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Matinee: 'Robert Wilson On Mathew Brady' Share This on LinkedIn   Share This on Google   Tweet This   Forward This

19 September 2015

Saturday matinees long ago let us escape from the ordinary world to the island of the Swiss Family Robinson or the mutinous decks of the Bounty. Why not, we thought, escape the usual fare here with Saturday matinees of our favorite photography films?

So we're pleased to present the 103rd in our series of Saturday matinees today: Robert Wilson On Mathew Brady.

In this 27-minute Drexel Interview conducted by Paula Marantz-Cohen, historian Robert Wilson provides a peek into the life of Civil War photographer Mathew Brady.

At the time of this interview, Wilson had just published Mathew Brady, Portraits of a Nation, which was no easy task.

Not a lot is known about Brady, Wilson admits when asked about Brady's influences. Much of what we do know is gleaned from interviews with him in his later years. And he was not, as they say, a reliable source. Especially on this topic.

We do know he came from a farm in upstate New York, moved to New York in his teens and "fell into the energy of the city."

He had eye problems as a boy. Absence of light drove him to the light, he once told a friend, Wilson says. Timing played a role in his choice of profession too. Wilson was on the fringes of the artistic community just as photography came along. He sensed an opportunity.

Wilson says Brady was fond of exaggerating his relationship with Samuel Morse, inventor of the telegraph and a photographer as well. Morse wrote tracts against the Irish but Brady, Irish himself, maintained an amicable business relationship with Morse.

Even in the Civil War, Wilson says, Brady got along with everybody. Brady managed to get Robert E. Lee to pose for him despite hating to have his photo taken just as he arrived home after surrendering at Appomattox. Lincoln had died early that day. Lee agreed to be photographed that afternoon for a seating the next day, Easter morning. It wasn't, Wilson suggests, so much a photo opp as a civic responsibility.

Brady arrived late at Gettysburg. The dead were mostly dead. He posed himself looking at the places where the battles had taken place.

Brady' studio was only a block away from P.T. Barnum's American Museum. Leaving Barnum's building you would see a large sign announcing "Brady's Photographic Studio."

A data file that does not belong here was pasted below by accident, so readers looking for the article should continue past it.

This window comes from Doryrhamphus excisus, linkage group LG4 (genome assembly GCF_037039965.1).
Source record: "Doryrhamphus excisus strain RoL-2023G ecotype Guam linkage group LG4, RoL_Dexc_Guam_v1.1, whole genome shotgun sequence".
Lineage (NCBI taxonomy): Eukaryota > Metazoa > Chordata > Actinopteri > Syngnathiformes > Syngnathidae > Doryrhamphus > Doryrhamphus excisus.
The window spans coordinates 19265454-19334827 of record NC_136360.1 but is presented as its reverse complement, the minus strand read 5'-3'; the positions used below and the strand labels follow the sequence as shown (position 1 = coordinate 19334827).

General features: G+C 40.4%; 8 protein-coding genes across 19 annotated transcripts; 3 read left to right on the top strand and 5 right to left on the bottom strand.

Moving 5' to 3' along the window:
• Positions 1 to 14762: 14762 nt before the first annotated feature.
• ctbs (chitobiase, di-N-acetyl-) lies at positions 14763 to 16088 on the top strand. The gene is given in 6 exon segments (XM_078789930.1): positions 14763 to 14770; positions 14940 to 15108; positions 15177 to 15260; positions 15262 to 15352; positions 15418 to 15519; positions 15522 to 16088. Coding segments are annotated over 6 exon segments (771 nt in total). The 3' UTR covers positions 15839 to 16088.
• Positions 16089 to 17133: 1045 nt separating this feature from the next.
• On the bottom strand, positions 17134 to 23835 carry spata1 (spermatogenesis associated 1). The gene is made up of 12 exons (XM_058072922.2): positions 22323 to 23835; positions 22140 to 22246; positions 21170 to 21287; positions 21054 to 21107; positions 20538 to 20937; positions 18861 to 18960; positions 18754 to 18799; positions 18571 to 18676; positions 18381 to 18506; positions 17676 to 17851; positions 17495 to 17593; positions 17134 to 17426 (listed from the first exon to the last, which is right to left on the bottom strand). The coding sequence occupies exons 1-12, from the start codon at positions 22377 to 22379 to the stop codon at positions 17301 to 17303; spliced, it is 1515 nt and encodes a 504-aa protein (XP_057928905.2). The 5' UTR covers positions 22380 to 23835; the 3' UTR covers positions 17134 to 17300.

He collected and exhibited portraits of famous historical figures. The way to build his own reputation, he understood as early as the 1840s, was to associate with people who already had a reputation.

Brady's portrait of Lincoln before his Cooper Union address was widely published. Brady would often quote Lincoln that Brady and Cooper had made him President. Brady, however, was apparently the only person to have heard Lincoln say that.

He was more of a director than a technician, Wilson says. The only time we can really be sure Brady was at the scene is when he was in it. The clip highlights a few examples in which Brady appears in his photos.

Brady arrived late at Gettysburg. The dead were mostly dead. He posed himself looking at the places where the battles had taken place. You see, for the first time in photography, Wilson says, the argument that the photographer creates photographs. The prevailing belief was that the sun creates them mechanically, the photographer merely an assistant. Photography wasn't an art but a craft.

Brady is insisting on "the role of a human sensibility" in making a photography, Wilson says.

Wilson also talks about the ethics of staging scenes in an age when there were no firm rules. Brady was always taking studio portraits, even out of doors, posing his scenes.

He had knack for composing a photograph and, Wilson says. You can tell when, looking at a series of images, when Brady had arrived on the scene and posed it. There is a distinct quality to his compositions that his assistants' compositions lacked.

So you could tell it was his work even if he was not in the shot.

He rose to prominence so quickly that he had a hard time dealing with it. The farm boy who went to the city was, within 10 years, photographing Presidents. But at the end of his life, he was being swindled, he had trouble selling his Civil War photographs, he went into debt. His eyesight failed him and his wife passed away. A whole lot of things came into play, Wilson says.

Brady's life came to an end in the charity ward of a New York City hospital after he was hit by a streetcar. He was penniless.

Today you can browse the Library of Congress collection of Brady's Civil War photographs and his portraits online.

His greatest contribution to the art of photography?

Wilson quotes Gary Wills, who summed up Brady's accomplishment after reading the book. Brady didn't just make photographs, he made photography.

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